belatedly : Definition, Usages, News and More

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belatedly

bi lay tuhd lee

  • r  later than usual or than expected
    I belatedly wished her a happy birthday

  • This has been a terrible thing: Presidents need to be thinking past the horizon, as Jimmy Carter belatedly proved.
  • Last week, with key campaign aides quitting and former Supporter Ted Kennedy stumping for Washington, Byrne, belatedly realizing she could not win, abruptly withdrew from the race.
  • She came off as unapologetic and defiant, apologizing only belatedly for each infraction.
News & Articles

Quotes

  • Liam Fox in ic SouthLondon.co.uk
    When this country belatedly recognized the wrongs of slavery there were those who dug in their heels and said, 'Slow down, it's too early. Let's wait. Things aren't bad enough'; When this body was on the verge of guaranteeing equal civil rights to... Harry Reid http://www.google.com/url?q=http://en.wikipedia.org/wiki/Harry_Reid&source=dictionary&usg=AFQjCNGP_5PNs1MQ0kTh3aND3oL4AP8hsA Seattle Times http://www.google.com/url?q=http://seattletimes.nwsource.com/html/edcetera/2010477131_sen_reids_mispeak_or_honest_sp.html%3Fprmid%3Dop_ed&source=dictionary&usg=AFQjCNFrD486RL_xJo-K8hjg_qfbDWYSOQ Dec 10, 2009 9215 12897 belatedly But shadow defence secretary Liam Fox said: We have been complaining for a long time that these operations are under-resourced. It appears that this is something the Government seems to belatedly recognise only now."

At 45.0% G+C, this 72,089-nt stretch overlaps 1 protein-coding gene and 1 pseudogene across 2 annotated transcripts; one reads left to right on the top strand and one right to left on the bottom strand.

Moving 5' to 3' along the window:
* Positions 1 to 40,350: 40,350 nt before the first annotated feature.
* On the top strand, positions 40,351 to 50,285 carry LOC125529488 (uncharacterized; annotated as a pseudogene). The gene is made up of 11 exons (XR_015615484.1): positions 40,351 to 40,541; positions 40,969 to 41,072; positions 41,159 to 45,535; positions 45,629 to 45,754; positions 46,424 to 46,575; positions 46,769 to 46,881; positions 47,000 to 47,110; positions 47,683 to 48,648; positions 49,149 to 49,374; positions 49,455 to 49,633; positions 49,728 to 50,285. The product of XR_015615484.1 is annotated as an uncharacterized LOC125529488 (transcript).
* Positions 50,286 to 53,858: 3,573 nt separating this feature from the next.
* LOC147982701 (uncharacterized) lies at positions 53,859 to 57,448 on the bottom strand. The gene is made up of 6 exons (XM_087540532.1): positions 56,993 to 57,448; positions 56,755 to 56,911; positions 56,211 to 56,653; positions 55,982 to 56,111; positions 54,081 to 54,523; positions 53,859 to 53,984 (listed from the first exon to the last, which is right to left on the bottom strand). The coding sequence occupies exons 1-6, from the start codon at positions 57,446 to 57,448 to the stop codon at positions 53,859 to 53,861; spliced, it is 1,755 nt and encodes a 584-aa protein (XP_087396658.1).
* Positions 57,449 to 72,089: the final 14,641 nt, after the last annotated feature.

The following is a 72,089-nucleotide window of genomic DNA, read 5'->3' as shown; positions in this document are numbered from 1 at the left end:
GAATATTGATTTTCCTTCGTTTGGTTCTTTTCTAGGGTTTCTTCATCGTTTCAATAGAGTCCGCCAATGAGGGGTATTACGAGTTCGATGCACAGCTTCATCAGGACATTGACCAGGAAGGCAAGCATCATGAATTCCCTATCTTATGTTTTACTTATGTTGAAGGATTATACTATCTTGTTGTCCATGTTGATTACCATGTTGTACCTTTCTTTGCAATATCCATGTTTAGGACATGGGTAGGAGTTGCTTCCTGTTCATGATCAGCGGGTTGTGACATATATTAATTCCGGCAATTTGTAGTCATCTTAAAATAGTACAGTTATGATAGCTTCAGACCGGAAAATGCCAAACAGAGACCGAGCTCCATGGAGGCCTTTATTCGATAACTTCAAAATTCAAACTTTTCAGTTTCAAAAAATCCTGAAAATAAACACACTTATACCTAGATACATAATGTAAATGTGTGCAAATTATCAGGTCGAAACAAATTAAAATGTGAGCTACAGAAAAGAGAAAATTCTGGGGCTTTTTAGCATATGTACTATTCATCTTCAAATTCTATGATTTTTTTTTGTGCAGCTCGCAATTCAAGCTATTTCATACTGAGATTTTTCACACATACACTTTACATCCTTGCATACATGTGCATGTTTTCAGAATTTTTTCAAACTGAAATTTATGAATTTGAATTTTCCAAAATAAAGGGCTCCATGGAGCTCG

• David Frum in FOXNews
    The very same campaign strategy that has belatedly mobilized the Republican core has alienated and offended the great national middle, which was the only place where the 2008 election could have been won,Frum wrote.

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